Despite the influx of broadband into homes, productivity is set to drop on Cyber Monday 2011, according to a Careerbuilder survey. Half of those surveyed will use the broadband at work to perform holiday shopping, down slightly from last year’s 52 percent.
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However, the amount of surfing per person will make up for the slight drop in the number of workers surfing on the job. 34 percent of those shopping at work will spend an hour or more doing it (up from 27 percent in 2010). 16 percent will spend two or more hours (up from 13 percent in 2010).
The survey was conducted between August 16 and September 8, 2011, among 4,384 workers scattered among 2,696 employers, by Harris Interactive on behalf of CareerBuilder. Rosemary Haefner, vice president of human resources at CareerBuilder, said,
“Most companies assume their employees use some of their break time on the Internet for shopping, checking social networks, and other general browsing, but when it starts adding up, workers need to be aware of company policies and any potential consequences. With more companies limiting or restricting online activity, e-shopping season is as good a time as any to be mindful of our Internet usage at work.”
Additional information from the survey:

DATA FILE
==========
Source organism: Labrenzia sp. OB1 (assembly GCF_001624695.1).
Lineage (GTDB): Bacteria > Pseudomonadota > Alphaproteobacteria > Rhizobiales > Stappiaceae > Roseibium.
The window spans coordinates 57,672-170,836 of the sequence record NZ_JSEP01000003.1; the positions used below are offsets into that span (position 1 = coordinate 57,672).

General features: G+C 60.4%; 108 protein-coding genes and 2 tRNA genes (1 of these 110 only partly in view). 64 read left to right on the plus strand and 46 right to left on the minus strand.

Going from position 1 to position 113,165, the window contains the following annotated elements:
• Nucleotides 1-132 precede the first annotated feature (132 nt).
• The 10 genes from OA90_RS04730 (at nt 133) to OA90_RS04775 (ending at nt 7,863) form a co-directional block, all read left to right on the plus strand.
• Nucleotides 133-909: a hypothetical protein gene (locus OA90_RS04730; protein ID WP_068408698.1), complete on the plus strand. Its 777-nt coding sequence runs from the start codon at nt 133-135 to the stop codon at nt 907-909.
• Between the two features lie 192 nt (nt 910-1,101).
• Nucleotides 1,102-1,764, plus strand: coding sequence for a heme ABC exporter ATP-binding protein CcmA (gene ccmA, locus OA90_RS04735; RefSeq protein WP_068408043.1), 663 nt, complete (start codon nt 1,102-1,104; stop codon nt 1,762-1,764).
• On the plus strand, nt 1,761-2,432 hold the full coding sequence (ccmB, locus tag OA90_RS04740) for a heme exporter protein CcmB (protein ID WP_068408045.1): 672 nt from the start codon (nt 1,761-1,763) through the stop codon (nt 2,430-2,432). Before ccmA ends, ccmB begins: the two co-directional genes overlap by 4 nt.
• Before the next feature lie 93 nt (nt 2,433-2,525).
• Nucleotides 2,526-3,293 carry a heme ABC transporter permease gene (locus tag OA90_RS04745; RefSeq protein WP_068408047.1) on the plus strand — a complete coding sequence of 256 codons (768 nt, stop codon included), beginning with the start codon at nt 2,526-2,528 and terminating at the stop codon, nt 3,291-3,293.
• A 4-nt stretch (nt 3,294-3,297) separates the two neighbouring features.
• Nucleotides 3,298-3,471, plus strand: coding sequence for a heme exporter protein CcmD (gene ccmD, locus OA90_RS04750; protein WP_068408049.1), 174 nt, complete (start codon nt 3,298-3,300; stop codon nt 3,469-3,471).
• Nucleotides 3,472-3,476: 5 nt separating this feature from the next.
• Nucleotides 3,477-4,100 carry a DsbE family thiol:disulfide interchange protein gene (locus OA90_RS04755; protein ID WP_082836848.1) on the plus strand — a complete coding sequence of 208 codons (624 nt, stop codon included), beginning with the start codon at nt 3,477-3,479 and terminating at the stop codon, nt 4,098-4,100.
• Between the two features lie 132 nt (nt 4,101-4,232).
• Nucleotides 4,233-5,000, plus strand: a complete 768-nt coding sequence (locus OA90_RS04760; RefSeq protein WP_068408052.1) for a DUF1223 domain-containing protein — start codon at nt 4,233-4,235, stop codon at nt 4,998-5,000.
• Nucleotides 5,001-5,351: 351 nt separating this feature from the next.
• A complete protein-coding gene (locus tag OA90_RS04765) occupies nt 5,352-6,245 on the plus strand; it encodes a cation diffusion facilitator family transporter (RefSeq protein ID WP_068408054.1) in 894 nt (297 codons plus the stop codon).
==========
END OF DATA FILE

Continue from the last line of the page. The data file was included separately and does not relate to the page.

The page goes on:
General Internet Use:
- Almost two-thirds (65 percent) of workers spend at least “some time” conducting non-work related Web searches in a typical workday; nearly one-fourth (22 percent) conduct non-work related Web searches at least five times a day.
- In 2011, 22 percent of employers fired someone for using the Internet for non-work related activity, about the same as 2010.
- 7 percent of human resource managers surveyed have fired an employee for holiday shopping.
- 54 percent of employers block employees from accessing certain websites, which is up from 50 percent in 2010.
Personal Email Use:
- Sixty-one percent of workers send non-work related emails during their typical workday, up slightly from 59 percent in 2010. Nineteen percent send more than five personal emails a day.
- 28 percent of employers monitor emails, which is about the same as 2010.
- 8 percent of employers report having fired someone for non-work related emails.
Social Media Use (such as Facebook):
- More than half (56 percent) of workers who use social networks check their profiles at least once during a typical work-days, which is up from 49 percent in 2010. Of this group, around one in seven (15 percent) spends at least one hour a day browsing their social networking site of choice.
- Workers need to be especially careful of what they post about their company publicly (as we have seen).
- One-third (32 percent) of employers prohibit employees from communicating about the company on social media.
- 25 percent of employers report adopting stricter policies during the last year in regard to employees communicating about company on social media.
According to the survey report, there is a 95 percent probability that the overall results have a sampling error of +/-1.48 and +/-1.89 percentage points, respectively. Subsamples as listed above have a higher, but varying, sampling error.